In an email, city of San Diego Communications Director Katie Keach said, the Competitive Edge survey is not a city effort.
According to Cybele Thompson, director of city of San Diego Real Estate Assets, “the city has had no discussions with any developers about this site” and “no final decisions have been made about the Sports Arena site or when any RFPs would be issued.”
But, Thompson said “developers are extremely interested in the sites that end in 2020, which present a very attractive contiguous site.”
The land the businesses with leases expiring in 2020 occupy make up almost half of the city-owned land in the area. The other 44.47 acres of city-owned land is occupied by businesses or residential properties with leases expiring between May 2018 and March 2057.
In an email, Thompson, said “it has not yet been determined” if leases expiring after 2020 will be extended any further. Pier 1 Imports occupies the land with the lease expiring in May. According to Thompson, the lease could have been extended to May 2020, but the company was not interested.
“The city has no right to ‘force’ lessees with later dates to do anything, nor would it make financial sense to attempt an earlier buyout,” Thompson said in an email. “Sites which are already developed as residential will likely remain that for many years to come.”
In recent lobbying firm registrations with the city of San Diego, the law firm Sheppard, Mullin Richter and Hampton registered with the city on behalf of clients, including H&S Ventures, LLC, the San Diego Gulls owner.
According to the registration , the H&S Ventures interest is with the “Midway-Pacific Highway Community Plan Update located at 3500 Sports Arena Blvd.” That’s the Valley View Casino Center’s address. Specifically, according to the lobbying registration, the Gulls Owner would like to see the plan approved “with increased residential density.”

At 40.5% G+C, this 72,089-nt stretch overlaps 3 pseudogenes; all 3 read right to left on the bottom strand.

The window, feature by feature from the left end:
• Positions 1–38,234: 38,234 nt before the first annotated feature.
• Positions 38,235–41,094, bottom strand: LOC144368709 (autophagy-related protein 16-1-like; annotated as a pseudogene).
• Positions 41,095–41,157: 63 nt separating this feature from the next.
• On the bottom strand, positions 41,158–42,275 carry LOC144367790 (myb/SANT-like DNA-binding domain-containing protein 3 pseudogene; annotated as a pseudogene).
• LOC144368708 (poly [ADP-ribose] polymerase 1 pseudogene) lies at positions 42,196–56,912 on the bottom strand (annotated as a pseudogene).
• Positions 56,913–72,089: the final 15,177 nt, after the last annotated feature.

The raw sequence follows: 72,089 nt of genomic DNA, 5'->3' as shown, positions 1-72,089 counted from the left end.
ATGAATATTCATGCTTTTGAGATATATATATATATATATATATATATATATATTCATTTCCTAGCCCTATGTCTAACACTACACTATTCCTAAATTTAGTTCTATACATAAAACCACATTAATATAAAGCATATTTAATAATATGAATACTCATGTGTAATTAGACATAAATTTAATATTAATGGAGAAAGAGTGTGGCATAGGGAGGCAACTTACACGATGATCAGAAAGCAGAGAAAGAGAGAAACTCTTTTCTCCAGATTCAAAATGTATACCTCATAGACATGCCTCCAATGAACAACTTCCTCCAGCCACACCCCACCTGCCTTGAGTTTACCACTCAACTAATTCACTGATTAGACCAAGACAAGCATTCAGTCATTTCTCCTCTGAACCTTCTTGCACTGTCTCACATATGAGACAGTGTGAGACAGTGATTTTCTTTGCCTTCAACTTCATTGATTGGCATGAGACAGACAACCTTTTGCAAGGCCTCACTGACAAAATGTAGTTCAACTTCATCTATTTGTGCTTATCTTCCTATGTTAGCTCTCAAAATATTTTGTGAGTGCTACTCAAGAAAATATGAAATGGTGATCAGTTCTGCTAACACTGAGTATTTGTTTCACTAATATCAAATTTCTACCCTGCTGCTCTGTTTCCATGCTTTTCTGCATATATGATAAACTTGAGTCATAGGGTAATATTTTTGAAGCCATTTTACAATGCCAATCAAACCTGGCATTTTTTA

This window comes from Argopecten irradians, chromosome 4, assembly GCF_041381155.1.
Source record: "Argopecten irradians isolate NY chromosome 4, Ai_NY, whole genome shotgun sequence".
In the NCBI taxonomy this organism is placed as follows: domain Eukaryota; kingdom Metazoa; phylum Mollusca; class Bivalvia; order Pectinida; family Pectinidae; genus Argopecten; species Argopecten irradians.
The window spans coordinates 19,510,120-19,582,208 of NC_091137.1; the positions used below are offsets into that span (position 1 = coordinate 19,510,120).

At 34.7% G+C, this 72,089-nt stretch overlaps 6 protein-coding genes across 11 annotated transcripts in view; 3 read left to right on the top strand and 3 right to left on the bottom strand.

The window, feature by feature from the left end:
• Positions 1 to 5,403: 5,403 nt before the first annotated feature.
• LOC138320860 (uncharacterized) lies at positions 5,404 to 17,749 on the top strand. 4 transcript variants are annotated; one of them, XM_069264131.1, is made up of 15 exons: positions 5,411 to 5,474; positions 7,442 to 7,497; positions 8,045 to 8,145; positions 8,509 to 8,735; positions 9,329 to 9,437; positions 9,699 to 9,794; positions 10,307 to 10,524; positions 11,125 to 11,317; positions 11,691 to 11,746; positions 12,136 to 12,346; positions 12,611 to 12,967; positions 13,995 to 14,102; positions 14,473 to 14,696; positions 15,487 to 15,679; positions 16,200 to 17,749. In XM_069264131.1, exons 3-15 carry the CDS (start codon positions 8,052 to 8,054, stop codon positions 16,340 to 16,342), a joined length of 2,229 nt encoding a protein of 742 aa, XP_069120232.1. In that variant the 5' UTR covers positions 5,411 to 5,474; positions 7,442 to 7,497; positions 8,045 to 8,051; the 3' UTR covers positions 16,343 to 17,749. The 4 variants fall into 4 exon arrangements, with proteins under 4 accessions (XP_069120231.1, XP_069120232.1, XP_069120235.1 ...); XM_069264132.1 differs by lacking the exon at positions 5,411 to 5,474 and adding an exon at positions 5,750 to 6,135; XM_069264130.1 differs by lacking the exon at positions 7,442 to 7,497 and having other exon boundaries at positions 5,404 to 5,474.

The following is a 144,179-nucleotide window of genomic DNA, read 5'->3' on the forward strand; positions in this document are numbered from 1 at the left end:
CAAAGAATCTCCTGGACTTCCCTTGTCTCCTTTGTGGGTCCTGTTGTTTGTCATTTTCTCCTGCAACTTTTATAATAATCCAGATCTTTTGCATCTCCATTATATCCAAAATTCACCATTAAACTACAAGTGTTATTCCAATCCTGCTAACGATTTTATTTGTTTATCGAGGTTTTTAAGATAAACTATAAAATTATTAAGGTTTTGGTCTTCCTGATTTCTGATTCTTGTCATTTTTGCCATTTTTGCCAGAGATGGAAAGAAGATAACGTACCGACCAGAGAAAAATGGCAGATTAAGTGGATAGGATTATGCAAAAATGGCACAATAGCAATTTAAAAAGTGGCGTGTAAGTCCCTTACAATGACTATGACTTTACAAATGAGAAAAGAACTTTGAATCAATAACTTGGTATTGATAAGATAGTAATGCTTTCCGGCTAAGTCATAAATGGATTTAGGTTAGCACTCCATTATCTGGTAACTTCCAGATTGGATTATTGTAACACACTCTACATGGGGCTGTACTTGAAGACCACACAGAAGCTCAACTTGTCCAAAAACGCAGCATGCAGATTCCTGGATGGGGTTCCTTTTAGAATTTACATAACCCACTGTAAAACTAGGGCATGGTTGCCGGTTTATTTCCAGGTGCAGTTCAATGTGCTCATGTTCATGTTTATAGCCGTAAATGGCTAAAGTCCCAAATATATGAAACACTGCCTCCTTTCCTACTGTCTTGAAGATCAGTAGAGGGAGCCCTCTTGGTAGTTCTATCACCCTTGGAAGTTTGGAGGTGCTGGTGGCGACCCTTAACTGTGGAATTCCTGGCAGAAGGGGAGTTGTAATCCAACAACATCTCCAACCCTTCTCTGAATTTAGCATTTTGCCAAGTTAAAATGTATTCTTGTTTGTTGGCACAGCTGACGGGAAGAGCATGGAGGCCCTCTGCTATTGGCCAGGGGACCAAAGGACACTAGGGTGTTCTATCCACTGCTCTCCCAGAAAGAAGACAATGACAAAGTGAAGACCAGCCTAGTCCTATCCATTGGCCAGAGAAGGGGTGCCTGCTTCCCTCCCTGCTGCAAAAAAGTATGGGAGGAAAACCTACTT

According to the city, there are currently 1,935 residential units and 4,600 residents in the area. The proposed plan  would allow up to 11,585 residential units and 27,075 residents.
Vickie White, senior planner for the city of San Diego, said, the goals of the community plan are to identify villages and districts that provide more distinct community character, provide additional recreational opportunities and to support the community as a commercial and business district. In order to allow for more residential units, the plan would change some of the zoning in the area .
The city is currently accepting public comment on the draft Environmental Impact Review  of the community plan. Next the city will review the comments and develop responses followed by a public hearing process. The final step will be to send it to City Council for approval.
White said the city hopes to have the process wrapped up this summer.
The approval of the community plan and what happens next with the city-owned land are two separate processes. The City Council would approve any new leases that would move forward but the public would not need to sign-off on any development in the area, including with the city-owned land, unless a developer wanted to build outside of what is currently approved in the area, like building height requirements.